Wikimedia press releases/Dealing With Media
Dealing with Press
Dealing with a press person can be at times stressful and even intimidating. However, it does not have to be, if you are familiar with the following procedures. Additionally, most reporters are very down to earth and direct, and you might find that you actually enjoy talking to the press.
- 1 Dealing with Press
- 2 Golden Rule
- 3 Before you talk to a reporter you must be prepared!
- 4 Things to find out
- 5 Specify On Record/Off Record/On Background
- 6 Always Respect a Reporters’ Deadlines!
- 7 Be Yourself
- 8 Get Key Message Across
- 9 Speak Simply & Provide figures and facts & Avoid Speculation
- 10 Anticipate the Negatives
- 11 Avoid no Comment
- 12 Thank Them
Reporters live by deadlines. Promptly return phone calls and never make a promise you cannot keep. If you make a promise you cannot keep, inform the reporter immediately. Also, go out of your way to be helpful.
Before you talk to a reporter you must be prepared!
If a reporter calls you and you are not prepared, or you do not know the answer to his question, its totally acceptable, and preferable, to tell them that you are not sure, and will get back to them. Some reporters may try to put you under pressure and insist they need an answer right there and then. Simply tell them you need a few minutes to check some facts or with the board. Also, NEVER, NEVER, NEVER lie. This does not mean that you have to divulge information you are not comfortable with sharing. Keep in mind that by the time they contact you, they already have a line or angle they intend to take. You need to be clear of what that angle is.
Things to find out
- What publication, radio, or TV station they are writing for, What type of audiences does the publication/TV/Radio station target? (You can ask Sandy to do the research)
- What exactly they want know, and WHY.
- What caused them to do the story, and who else they might speak to about this issue.
- Their deadline.
Specify On Record/Off Record/On Background
Before you begin talking to a reporter make sure that you specify whether you are talking:
- On the Record – This means that they can quote you in an article.
- Off the Record - This means that they cannot any information you provide them in their article.
- On Background – This means that they can use the information you provide them in their article, but they cannot quote you directly.
Remember, that unless you state otherwise, a reporter will assume you are talking “on the record” and any thing you say can appear in print. You also have the right, at the end of the interview, to ask what quotes they will be using, and make sure they quoted you correctly. (Most reporters write in short hand, so if you are talking about a sensitive matter, its advisable you check that they quoted you correctly) Also, don’t go “off the record” to offer a personal opinion. While most reporters will respect your “off the record”, there are no rules set in stone, and journalists are not obliged to respect your request.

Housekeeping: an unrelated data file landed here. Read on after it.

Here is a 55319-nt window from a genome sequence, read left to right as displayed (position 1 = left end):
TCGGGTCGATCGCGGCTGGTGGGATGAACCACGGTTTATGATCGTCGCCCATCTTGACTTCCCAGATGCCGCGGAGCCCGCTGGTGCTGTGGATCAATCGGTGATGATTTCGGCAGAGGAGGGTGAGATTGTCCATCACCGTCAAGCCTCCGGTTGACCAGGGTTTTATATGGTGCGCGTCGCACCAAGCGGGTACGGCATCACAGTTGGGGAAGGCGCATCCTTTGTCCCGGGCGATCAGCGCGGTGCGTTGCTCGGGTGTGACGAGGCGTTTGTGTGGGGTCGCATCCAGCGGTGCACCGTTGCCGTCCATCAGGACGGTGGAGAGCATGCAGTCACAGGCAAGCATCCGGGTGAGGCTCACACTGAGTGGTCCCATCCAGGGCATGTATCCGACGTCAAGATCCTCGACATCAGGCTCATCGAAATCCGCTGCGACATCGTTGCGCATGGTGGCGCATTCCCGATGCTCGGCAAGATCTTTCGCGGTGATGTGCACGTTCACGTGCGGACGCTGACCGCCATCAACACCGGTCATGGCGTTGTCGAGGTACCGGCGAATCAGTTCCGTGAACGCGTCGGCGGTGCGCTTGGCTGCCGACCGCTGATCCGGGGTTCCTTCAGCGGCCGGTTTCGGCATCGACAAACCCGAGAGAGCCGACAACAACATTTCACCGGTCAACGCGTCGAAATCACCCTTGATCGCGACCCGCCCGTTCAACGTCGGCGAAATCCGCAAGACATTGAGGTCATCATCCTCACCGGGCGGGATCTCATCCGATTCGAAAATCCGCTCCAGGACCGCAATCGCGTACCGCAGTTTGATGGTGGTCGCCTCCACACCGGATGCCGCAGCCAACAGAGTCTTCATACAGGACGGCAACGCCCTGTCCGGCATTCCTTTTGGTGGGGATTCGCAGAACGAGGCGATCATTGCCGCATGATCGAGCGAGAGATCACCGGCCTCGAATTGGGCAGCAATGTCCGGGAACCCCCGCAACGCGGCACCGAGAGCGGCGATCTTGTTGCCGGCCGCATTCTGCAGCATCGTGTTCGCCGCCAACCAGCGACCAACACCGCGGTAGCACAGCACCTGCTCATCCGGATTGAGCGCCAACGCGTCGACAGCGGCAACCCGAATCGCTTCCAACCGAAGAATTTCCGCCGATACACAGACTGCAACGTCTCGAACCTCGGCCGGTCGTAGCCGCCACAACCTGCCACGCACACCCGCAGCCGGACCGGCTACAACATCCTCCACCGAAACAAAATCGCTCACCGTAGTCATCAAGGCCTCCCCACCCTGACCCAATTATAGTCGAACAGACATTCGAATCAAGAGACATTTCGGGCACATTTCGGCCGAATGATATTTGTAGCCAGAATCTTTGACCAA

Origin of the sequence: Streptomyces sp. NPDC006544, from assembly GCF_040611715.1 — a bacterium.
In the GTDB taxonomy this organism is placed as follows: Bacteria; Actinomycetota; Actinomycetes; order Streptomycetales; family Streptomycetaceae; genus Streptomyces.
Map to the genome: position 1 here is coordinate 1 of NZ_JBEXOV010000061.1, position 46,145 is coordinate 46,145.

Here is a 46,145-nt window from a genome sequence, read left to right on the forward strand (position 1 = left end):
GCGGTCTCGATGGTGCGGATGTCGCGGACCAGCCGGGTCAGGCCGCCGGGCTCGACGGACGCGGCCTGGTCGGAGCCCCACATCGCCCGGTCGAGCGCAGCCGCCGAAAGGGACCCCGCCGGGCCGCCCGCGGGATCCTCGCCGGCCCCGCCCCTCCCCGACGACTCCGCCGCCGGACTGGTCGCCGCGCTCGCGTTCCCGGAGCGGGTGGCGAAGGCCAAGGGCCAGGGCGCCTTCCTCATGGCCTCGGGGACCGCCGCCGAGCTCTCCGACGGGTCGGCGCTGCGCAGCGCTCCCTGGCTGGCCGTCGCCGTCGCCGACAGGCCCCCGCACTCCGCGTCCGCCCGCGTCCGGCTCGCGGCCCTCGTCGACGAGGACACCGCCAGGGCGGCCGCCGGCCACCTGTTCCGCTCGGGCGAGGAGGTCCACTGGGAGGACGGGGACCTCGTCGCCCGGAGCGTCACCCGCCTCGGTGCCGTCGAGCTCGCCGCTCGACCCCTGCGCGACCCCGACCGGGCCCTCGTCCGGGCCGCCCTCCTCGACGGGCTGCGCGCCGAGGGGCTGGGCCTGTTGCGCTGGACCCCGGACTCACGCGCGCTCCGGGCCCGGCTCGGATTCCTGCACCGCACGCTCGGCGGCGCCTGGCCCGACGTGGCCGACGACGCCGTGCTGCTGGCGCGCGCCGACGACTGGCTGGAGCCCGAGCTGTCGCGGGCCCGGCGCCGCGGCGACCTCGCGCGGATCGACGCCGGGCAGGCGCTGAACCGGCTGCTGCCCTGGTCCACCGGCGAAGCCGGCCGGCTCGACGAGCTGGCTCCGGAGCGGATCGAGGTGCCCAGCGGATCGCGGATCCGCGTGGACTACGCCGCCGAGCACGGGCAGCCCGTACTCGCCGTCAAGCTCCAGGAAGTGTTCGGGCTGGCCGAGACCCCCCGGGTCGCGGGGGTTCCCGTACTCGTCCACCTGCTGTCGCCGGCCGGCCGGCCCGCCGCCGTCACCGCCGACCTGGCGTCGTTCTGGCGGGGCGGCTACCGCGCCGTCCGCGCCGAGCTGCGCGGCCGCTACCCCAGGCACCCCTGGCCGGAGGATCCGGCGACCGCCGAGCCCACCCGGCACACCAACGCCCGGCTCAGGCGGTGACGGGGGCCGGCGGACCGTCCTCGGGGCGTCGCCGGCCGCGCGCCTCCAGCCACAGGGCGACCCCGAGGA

Always Respect a Reporters’ Deadlines!
Find out their deadline, and always make sure you can deliver. Its better to NOT make any promises, than make promises you cannot keep. Additionally, if you feel as though you cannot meet the deadline you promised, make sure to inform the reporter right away.
Always be yourself. Don’t compromise who you are, because you think you have to act a certain way. You are great being you. At the same time, make sure that you are always polite, knowledgeable, and sincere….and stay positive!!!
Get Key Message Across
The key to a successful public relations campaign is to constantly repeat a few key messages until they stick. A list of messages can be found here, m:Wikimedia_press_releases/Facts_&_Figures (More will be added over time.) Try to include them in the interview as much as possible.
Speak Simply & Provide figures and facts & Avoid Speculation
Don’t use jargon, unless you are talking to a publication where readers will understand the jargon. Try to speak with sentences that are short, direct and to the point. Essentially, you want to have some “Soundbites” that the press can use. (More on this in the future.) Additionally, try to use as many facts and figures. (some listed above) Avoid speculating.
Anticipate the Negatives
It is important that you understand criticisms, and are prepared to have an answer for any negatives that may come up. Sandy will have a list of criticisms and our response in the future.
Avoid no Comment
Reporters may feel as though you have something to hide. Simply, address the question as best you can. (without divulging information you are not comfortable divulging). And if you are not sure of the answer, be honest and tell them you will get back to them.
If they print a good story, try to contact them to thank them.